ZIMBABWEAN Sekai Lana Tombe has won the 2013 L'Oréal-UNESCO Regional Fellowship For Women in Science which honours women scientists from across Sub-Saharan Africa for their work.
Tombe, a PhD candidate in chemistry and physics at South Africa's University of the Western Cape, was awarded a fellowship of 15,000 Euro to contribute towards her research along with ten other winners from across the African continent.
She said the award would help her further her career.
"It will allow me to maintain my standard and level of excellence, and provide access to state-of-the-art research facilities for the successful completion of my project," Sekai adds.
"It is a solid step towards my future career as a renewable energy scientist."
The ambitious 27-year-old held down three jobs as a sub-warden, tutor and demonstrator at Rhodes University just to fund her undergraduate studies.
Her dedication paid off, as she completed all three degrees, including a BSc, BSc (Hons) and MSc in chemistry at Rhodes with distinction.
She was exposed to science academia at a young age, as her father was employed as a general worker in the science faculty of the University of Zimbabwe.
"By engaging with the academics at the university, my love for scientific research grew and I knew that I wanted to become a scientist. With science, you have the opportunity to make a meaningful and positive difference in society," she said.
Passionate about giving back to the community, Sekai is involved in several community engagement projects at old age homes, preschools and libraries in disadvantaged communities in Zimbabwe.
The philanthropy forms part of the inspiration behind the research she is undertaking as part of her PhD which focuses on developing high energy conservation hybrid photovoltaic cells from cheap silicon substrates. This would reduce the cost of solar cells, making them more affordable to poorer communities.
She explains: "In developing countries such as those in sub-Saharan Africa, there are millions of economically disadvantaged rural communities living without access to electricity.
"Solar energy is a particularly attractive renewable option because it is naturally decentralised, available in excessive supply, falling steadily in cost as technology advances, immune from supply or price uncertainty and eligible for support from bilateral and multi-lateral institutions seeking to increase carbon-neutral or low-carbon energy production.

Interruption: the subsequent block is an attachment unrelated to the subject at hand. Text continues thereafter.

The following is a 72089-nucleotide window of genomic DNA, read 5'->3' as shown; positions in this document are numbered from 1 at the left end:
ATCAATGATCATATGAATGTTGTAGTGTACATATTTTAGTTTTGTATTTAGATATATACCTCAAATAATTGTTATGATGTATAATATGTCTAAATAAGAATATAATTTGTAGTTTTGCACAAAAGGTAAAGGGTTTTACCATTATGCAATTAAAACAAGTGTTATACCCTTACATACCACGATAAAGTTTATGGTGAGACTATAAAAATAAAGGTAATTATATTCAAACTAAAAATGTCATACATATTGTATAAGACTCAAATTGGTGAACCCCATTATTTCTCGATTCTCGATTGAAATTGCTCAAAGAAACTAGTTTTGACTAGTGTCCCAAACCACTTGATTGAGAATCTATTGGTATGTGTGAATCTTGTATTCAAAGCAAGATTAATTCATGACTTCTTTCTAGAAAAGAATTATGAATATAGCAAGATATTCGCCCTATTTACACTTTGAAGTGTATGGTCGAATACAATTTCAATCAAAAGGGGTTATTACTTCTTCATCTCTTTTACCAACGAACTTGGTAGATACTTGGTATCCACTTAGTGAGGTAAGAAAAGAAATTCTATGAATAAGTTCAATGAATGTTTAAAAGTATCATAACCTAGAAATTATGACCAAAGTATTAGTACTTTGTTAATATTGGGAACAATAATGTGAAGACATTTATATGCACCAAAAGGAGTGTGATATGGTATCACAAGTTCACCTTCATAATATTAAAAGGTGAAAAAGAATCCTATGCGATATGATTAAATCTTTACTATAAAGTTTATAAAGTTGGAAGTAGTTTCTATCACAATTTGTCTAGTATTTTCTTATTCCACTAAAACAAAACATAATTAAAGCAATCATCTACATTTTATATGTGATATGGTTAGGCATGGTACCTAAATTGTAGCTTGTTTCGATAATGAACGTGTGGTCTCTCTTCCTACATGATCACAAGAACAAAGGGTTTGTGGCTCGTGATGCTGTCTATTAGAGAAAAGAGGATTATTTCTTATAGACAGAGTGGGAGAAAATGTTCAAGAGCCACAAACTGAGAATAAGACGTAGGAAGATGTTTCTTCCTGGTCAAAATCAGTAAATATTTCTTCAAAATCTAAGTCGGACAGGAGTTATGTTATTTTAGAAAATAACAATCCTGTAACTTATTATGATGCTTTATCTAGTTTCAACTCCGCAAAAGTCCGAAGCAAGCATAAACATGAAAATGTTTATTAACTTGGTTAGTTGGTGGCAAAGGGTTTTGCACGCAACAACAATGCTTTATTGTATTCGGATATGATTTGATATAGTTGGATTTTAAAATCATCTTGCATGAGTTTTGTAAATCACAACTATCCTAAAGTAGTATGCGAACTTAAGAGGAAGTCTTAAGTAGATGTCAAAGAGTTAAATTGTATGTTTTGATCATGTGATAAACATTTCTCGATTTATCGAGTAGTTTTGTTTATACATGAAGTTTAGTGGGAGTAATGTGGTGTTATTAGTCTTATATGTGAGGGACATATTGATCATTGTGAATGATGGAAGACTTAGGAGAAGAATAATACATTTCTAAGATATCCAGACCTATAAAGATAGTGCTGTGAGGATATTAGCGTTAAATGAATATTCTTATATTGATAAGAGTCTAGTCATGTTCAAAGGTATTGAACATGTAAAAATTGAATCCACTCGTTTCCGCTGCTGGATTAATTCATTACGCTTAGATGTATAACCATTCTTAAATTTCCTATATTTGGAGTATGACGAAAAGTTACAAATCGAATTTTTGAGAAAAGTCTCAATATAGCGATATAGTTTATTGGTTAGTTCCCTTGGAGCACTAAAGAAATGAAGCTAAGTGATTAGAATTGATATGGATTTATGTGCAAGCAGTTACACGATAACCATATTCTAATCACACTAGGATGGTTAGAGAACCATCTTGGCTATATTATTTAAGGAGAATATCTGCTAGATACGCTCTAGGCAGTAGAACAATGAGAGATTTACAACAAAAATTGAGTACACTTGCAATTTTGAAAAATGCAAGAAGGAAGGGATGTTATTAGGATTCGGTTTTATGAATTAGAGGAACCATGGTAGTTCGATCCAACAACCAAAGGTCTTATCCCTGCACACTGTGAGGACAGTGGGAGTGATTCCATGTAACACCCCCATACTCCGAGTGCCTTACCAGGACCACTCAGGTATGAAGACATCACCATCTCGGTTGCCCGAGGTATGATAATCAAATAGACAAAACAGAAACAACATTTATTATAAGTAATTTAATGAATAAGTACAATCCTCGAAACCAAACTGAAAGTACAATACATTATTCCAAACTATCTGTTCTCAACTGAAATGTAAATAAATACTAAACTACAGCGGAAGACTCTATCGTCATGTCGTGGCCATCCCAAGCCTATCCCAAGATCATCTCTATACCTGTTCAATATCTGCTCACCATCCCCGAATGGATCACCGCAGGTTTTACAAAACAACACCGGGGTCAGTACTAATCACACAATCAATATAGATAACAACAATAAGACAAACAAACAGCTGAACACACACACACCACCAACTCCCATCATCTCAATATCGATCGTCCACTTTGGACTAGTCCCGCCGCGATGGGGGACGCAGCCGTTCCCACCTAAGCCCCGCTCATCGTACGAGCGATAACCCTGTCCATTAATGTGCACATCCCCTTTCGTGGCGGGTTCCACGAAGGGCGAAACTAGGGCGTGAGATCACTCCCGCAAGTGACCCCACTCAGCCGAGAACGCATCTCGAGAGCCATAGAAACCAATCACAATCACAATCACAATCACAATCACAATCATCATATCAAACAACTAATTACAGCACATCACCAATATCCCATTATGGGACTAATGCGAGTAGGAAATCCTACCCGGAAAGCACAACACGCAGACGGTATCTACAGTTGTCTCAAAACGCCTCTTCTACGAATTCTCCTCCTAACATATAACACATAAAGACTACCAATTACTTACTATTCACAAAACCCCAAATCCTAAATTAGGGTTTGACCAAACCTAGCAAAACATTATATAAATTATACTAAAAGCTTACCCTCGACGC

"My work's conceptualisation is consistent with the paradigms of sustainable human development in developing countries, and presents opportunities to develop cost-effective renewable energies for rural areas."
The first born of eight children, Sekai is very close to her family who she still lives with in Harare when she goes home. Both her parents are farmers and are very supportive of her scientific career.
When not finding new ways to harness the sun's energy Sekai can be found cooking, sewing and, when possible, travelling.
First piloted in 2010, the L'Oréal-UNESCO fellowship is open to all women scientists up to age 40 across Sub-Saharan Africa who are working towards their PhD in all fields of science.
L'Oréal South Africa Managing Director, Bertrand de Laleu, said the chief objective of the fellowship is to increase the participation of women in the field of science.
"Women face a number of challenges in this still heavily male-dominated sector. L'Oréal seeks to assist by removing one of these hurdles, which is access to finance," he explained.
"Not only is it anticipated that this will increase their active involvement and contribution to the sciences, but it will also enable women to positively impact social and economic progress in various ways, such as through addressing climate change and public health issues, for example.
"We believe the women we assist have the potential to make great strides in the field of science; in fact, two of the beneficiaries of our global programme have gone on to win Nobel prizes."